Once we received submissions for each cluster, we engaged in a content analysis and thoroughly screened each manuscript to obtain a representative sample. Specifically, the editors analyzed each manuscript using the following criteria: application field, research methodology, data, level of analysis, focus of study, related constructs, and variables. On average, twenty submissions were received per cluster. After the screening, an average of ten submissions was retained per cluster, with instructions for revising and editing issued to submitters.
The content analysis helped to not only identify the family business research currently being undertaken in each cluster, but also unveil the most frequently studied constructs and the related variables.
DESCRIPTIONS OF ANGLO, CONFUCIAN AND SOUTHERN ASIA CLUSTERS
The distinguishing features of the three clusters, based on the seminal GLOBE book, Culture, Leadership, and Organization (House et al. 2004) and the CASE project follows.
The Anglo cluster is based on several factors including ethnic and linguistic similarities, and migration patterns originating centuries ago from Northern Europe. These migrants fused their culture with the local Celtic culture in Britain, giving rise to an Anglo culture that later diffused through the English migrants (Gupta and Hanges 2004). The GLOBE results suggest that the Anglo culture is distinguished by its strong performance orientation, but weak family orientation. yet, the Anglo cluster strongly believes in the value of family orientation and of gender egalitarianism, though not in the value of institutional collectivism and uncertainty avoidance.
Family businesses are important to the Anglo cluster. Seventy five percent of 800,000 companies in Australia (Baring 1992), 76 percent of the top 8,000 companies in the U.K. (Stoy Hayward 1989), and about 90 percent of all businesses in the U.S. (Pistrui et al. 2000) are estimated to be family businesses. Gupta et al. (2008a) conclude that most family businesses in the cluster assure transparency and due diligence by regulating the involvement of family.
CONFUCIAN ASIA CLUSTER
The Confucian Asian cluster is defined by the strong historical influence of China and Confucian ideology (Gupta and Hanges 2004). Confucian societies are distinguished by their reliance upon "networks" which are coordinated through the mechanism of trust (Lowe 1998). The GLOBE results identify Confucian Asian culture to be distinguished by strong performance and family orientation, and strong institutional collectivism. At the same time, the Confucian Asian societies do not believe in significantly increasing their performance orientation, family orientation, or, for that matter, gender egalitarianism (Gupta and Hanges 2004).
Family businesses have a strong tradition in the Confucian Asian region. Prior literature suggests that the family business is a dominant form amongst Chaebols in South Korea; in China, the family business is a dominant form among the ethnic Chinese expatriate business families (El-Kahal 2001). Gupta et al. (2008b) conclude that most family businesses in the cluster tend to accommodate family members by diversifying into new lines of business.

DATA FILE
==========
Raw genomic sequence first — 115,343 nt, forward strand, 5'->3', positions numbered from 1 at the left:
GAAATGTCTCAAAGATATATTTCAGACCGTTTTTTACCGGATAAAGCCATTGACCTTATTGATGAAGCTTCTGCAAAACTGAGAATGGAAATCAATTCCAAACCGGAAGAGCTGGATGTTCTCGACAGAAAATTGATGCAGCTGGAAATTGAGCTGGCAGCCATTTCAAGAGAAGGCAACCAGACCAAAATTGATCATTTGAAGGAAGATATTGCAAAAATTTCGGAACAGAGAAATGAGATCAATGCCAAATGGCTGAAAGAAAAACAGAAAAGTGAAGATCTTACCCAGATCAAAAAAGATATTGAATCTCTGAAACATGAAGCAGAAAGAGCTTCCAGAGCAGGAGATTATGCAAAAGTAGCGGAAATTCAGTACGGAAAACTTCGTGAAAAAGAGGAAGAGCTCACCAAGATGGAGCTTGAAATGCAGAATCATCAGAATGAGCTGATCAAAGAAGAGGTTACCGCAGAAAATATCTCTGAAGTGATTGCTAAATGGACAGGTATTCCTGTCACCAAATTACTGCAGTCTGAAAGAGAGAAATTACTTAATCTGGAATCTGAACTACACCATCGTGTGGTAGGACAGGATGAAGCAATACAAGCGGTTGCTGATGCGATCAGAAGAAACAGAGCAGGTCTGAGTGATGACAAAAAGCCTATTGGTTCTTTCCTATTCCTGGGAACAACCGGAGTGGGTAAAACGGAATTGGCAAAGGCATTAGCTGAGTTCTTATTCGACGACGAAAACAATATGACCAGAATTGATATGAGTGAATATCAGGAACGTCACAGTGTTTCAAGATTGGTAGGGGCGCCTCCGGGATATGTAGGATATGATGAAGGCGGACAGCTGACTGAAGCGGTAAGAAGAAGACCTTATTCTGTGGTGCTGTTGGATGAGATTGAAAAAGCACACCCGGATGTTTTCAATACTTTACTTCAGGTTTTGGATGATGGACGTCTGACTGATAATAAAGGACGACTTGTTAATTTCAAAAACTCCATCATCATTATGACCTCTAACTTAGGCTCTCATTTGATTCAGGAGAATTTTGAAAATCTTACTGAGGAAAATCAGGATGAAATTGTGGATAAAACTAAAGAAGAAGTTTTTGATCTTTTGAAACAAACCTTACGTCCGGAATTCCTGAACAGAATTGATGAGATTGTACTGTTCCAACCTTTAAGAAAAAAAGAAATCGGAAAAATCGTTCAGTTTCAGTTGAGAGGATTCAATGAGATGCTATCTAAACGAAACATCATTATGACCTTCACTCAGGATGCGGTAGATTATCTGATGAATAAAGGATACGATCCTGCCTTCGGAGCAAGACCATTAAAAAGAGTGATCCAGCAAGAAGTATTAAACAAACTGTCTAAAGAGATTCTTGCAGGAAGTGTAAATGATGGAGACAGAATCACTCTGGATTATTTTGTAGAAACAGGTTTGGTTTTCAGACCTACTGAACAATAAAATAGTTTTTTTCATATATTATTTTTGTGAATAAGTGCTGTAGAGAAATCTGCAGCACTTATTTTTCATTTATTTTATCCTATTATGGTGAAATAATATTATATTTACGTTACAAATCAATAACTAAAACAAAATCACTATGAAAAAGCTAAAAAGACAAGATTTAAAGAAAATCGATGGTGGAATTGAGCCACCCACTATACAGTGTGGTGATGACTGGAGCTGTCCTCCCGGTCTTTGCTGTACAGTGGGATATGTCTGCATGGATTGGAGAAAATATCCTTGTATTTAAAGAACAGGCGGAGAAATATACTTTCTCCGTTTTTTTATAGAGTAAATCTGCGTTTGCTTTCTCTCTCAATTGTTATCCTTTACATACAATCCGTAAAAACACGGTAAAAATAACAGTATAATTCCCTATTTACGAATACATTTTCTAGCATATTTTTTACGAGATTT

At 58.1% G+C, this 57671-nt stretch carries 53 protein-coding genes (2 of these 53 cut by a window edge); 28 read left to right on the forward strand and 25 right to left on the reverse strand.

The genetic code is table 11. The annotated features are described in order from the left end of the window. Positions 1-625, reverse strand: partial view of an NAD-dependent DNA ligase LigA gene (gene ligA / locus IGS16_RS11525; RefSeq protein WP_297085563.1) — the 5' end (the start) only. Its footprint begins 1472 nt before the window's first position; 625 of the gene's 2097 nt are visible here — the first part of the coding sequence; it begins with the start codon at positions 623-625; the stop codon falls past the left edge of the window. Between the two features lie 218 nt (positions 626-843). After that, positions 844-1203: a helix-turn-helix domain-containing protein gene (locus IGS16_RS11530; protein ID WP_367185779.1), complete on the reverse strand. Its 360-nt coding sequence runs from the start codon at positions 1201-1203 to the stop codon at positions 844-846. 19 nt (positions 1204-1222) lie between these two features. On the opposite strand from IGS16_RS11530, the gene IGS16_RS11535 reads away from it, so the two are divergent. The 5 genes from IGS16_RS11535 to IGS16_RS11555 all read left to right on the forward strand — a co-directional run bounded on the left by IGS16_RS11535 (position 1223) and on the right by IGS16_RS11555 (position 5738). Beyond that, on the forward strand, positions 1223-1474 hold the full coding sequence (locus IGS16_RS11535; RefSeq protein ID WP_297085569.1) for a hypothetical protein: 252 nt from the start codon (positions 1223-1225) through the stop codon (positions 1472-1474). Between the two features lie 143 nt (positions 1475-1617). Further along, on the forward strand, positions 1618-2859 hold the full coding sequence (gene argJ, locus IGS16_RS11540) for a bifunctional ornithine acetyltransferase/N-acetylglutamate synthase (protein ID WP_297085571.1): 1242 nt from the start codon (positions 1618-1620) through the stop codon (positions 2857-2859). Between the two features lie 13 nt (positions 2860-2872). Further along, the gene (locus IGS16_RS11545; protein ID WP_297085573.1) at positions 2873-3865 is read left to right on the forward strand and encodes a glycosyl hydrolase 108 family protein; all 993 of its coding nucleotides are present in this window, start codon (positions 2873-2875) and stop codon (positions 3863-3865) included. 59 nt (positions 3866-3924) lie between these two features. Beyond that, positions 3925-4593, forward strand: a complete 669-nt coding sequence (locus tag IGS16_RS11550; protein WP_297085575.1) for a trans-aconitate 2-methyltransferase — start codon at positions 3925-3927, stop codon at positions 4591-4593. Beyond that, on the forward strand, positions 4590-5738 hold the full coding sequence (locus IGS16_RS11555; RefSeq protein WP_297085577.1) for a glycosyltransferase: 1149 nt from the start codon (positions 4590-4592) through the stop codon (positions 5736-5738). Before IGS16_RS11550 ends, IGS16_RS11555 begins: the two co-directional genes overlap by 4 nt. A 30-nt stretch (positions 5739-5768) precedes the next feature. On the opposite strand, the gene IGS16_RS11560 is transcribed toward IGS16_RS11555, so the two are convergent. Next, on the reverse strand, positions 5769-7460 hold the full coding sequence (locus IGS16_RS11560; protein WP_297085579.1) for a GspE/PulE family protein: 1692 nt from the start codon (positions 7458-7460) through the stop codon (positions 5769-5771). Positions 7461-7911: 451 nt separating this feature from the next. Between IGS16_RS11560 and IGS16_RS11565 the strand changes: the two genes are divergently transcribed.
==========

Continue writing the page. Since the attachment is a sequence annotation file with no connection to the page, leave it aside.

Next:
SOUTHERN ASIA CLUSTER
Southern Asia cluster is founded in the cultural sequence that spanned from ancient Persia to the modern Philippines (Gupta and Hanges 2004). The GLOBE results reveal Southern Asia cluster to be distinguished by strong family and humane orientation--a hallmark of its deep community orientation. The societies also show a strong belief in future orientation, institutional collectivism, uncertainty avoidance, and assertiveness, but not as much in gender egalitarianism.
Piramal (2000) estimated that 71 percent of market capitalization in India as attributable to family businesses. The family businesses are even more common amongst the privately held corporations. Gupta et al. (2008c) conclude that most family businesses in the cluster have all members of the family as their joint and undivided owners; such an approach is seen as both humane as well as respectful of family feelings.
INSIGHTS FROM THE CASE COMPENDIUM PROJECT
One of the most compelling insights from the CASE Compendium Project is the cross-cultural differences in the family involvement. Below we summarize the core CASE findings on each of the nine dimensions of family business in the three regional clusters. Table 2 provides a snapshot of selected references for each theme. A complete set of references is available from Gupta et. al. (2008a, b, c).
In the Anglo region, boundaries between the family and the business are highly regulated. The family business is not obligated to take care of the family members in times of their need. Conversely, it may not have free access to the private resources of the family members, if facing financial constraints. In any event, resource exchange between the family and the business is clearly accounted. For example, Craig and Moores (2004) discuss the case of how the Dennis family in Australia professionalized their business by laying out clear boundaries...